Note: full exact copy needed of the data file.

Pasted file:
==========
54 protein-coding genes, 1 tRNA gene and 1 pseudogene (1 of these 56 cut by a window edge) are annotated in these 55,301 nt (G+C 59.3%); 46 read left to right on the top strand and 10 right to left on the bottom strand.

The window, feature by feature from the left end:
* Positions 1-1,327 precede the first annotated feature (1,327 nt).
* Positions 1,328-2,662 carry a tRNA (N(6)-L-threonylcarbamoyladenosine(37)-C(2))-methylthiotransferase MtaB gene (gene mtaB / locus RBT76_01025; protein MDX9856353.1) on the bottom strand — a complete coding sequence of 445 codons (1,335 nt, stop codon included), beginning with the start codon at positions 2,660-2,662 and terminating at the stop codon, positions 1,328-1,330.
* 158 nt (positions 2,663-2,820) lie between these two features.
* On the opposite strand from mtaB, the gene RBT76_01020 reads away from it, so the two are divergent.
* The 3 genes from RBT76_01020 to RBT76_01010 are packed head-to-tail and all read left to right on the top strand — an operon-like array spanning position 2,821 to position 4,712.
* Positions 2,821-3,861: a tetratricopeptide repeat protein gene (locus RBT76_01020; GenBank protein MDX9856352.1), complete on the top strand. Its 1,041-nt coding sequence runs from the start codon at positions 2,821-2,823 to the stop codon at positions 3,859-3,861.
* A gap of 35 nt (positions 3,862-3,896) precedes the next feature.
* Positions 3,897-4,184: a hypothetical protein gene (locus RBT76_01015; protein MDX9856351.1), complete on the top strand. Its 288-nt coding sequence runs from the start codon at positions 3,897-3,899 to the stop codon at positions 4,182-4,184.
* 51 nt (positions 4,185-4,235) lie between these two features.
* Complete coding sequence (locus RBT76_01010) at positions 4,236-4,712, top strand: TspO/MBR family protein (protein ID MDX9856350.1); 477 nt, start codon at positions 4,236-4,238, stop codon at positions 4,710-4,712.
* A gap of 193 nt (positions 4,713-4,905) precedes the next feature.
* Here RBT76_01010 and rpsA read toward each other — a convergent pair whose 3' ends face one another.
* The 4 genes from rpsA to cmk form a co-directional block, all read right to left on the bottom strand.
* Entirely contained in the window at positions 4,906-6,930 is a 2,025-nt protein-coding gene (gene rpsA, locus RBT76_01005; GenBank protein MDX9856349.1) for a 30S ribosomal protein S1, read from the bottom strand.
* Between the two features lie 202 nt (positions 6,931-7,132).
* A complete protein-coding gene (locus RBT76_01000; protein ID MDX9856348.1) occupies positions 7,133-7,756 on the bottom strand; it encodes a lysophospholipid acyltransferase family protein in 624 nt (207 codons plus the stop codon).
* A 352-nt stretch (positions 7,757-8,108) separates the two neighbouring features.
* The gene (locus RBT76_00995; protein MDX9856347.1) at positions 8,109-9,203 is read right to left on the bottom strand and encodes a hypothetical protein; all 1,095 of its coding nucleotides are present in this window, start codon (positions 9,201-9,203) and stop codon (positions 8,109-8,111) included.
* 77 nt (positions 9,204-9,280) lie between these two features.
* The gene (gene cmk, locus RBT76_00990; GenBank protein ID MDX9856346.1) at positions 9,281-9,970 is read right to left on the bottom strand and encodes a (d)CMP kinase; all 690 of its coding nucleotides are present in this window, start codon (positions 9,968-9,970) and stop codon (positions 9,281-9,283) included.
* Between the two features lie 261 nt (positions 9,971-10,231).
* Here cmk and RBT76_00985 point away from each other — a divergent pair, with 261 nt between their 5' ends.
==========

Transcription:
54 protein-coding genes, 1 tRNA gene and 1 pseudogene (1 of these 56 cut by a window edge) are annotated in these 55,301 nt (G+C 59.3%); 46 read left to right on the top strand and 10 right to left on the bottom strand.

The window, feature by feature from the left end:
* Positions 1-1,327 precede the first annotated feature (1,327 nt).
* Positions 1,328-2,662 carry a tRNA (N(6)-L-threonylcarbamoyladenosine(37)-C(2))-methylthiotransferase MtaB gene (gene mtaB / locus RBT76_01025; protein MDX9856353.1) on the bottom strand — a complete coding sequence of 445 codons (1,335 nt, stop codon included), beginning with the start codon at positions 2,660-2,662 and terminating at the stop codon, positions 1,328-1,330.
* 158 nt (positions 2,663-2,820) lie between these two features.
* On the opposite strand from mtaB, the gene RBT76_01020 reads away from it, so the two are divergent.
* The 3 genes from RBT76_01020 to RBT76_01010 are packed head-to-tail and all read left to right on the top strand — an operon-like array spanning position 2,821 to position 4,712.
* Positions 2,821-3,861: a tetratricopeptide repeat protein gene (locus RBT76_01020; GenBank protein MDX9856352.1), complete on the top strand. Its 1,041-nt coding sequence runs from the start codon at positions 2,821-2,823 to the stop codon at positions 3,859-3,861.
* A gap of 35 nt (positions 3,862-3,896) precedes the next feature.
* Positions 3,897-4,184: a hypothetical protein gene (locus RBT76_01015; protein MDX9856351.1), complete on the top strand. Its 288-nt coding sequence runs from the start codon at positions 3,897-3,899 to the stop codon at positions 4,182-4,184.
* 51 nt (positions 4,185-4,235) lie between these two features.
* Complete coding sequence (locus RBT76_01010) at positions 4,236-4,712, top strand: TspO/MBR family protein (protein ID MDX9856350.1); 477 nt, start codon at positions 4,236-4,238, stop codon at positions 4,710-4,712.
* A gap of 193 nt (positions 4,713-4,905) precedes the next feature.
* Here RBT76_01010 and rpsA read toward each other — a convergent pair whose 3' ends face one another.
* The 4 genes from rpsA to cmk form a co-directional block, all read right to left on the bottom strand.
* Entirely contained in the window at positions 4,906-6,930 is a 2,025-nt protein-coding gene (gene rpsA, locus RBT76_01005; GenBank protein MDX9856349.1) for a 30S ribosomal protein S1, read from the bottom strand.
* Between the two features lie 202 nt (positions 6,931-7,132).
* A complete protein-coding gene (locus RBT76_01000; protein ID MDX9856348.1) occupies positions 7,133-7,756 on the bottom strand; it encodes a lysophospholipid acyltransferase family protein in 624 nt (207 codons plus the stop codon).
* A 352-nt stretch (positions 7,757-8,108) separates the two neighbouring features.
* The gene (locus RBT76_00995; protein MDX9856347.1) at positions 8,109-9,203 is read right to left on the bottom strand and encodes a hypothetical protein; all 1,095 of its coding nucleotides are present in this window, start codon (positions 9,201-9,203) and stop codon (positions 8,109-8,111) included.
* 77 nt (positions 9,204-9,280) lie between these two features.
* The gene (gene cmk, locus RBT76_00990; GenBank protein ID MDX9856346.1) at positions 9,281-9,970 is read right to left on the bottom strand and encodes a (d)CMP kinase; all 690 of its coding nucleotides are present in this window, start codon (positions 9,968-9,970) and stop codon (positions 9,281-9,283) included.
* Between the two features lie 261 nt (positions 9,971-10,231).
* Here cmk and RBT76_00985 point away from each other — a divergent pair, with 261 nt between their 5' ends.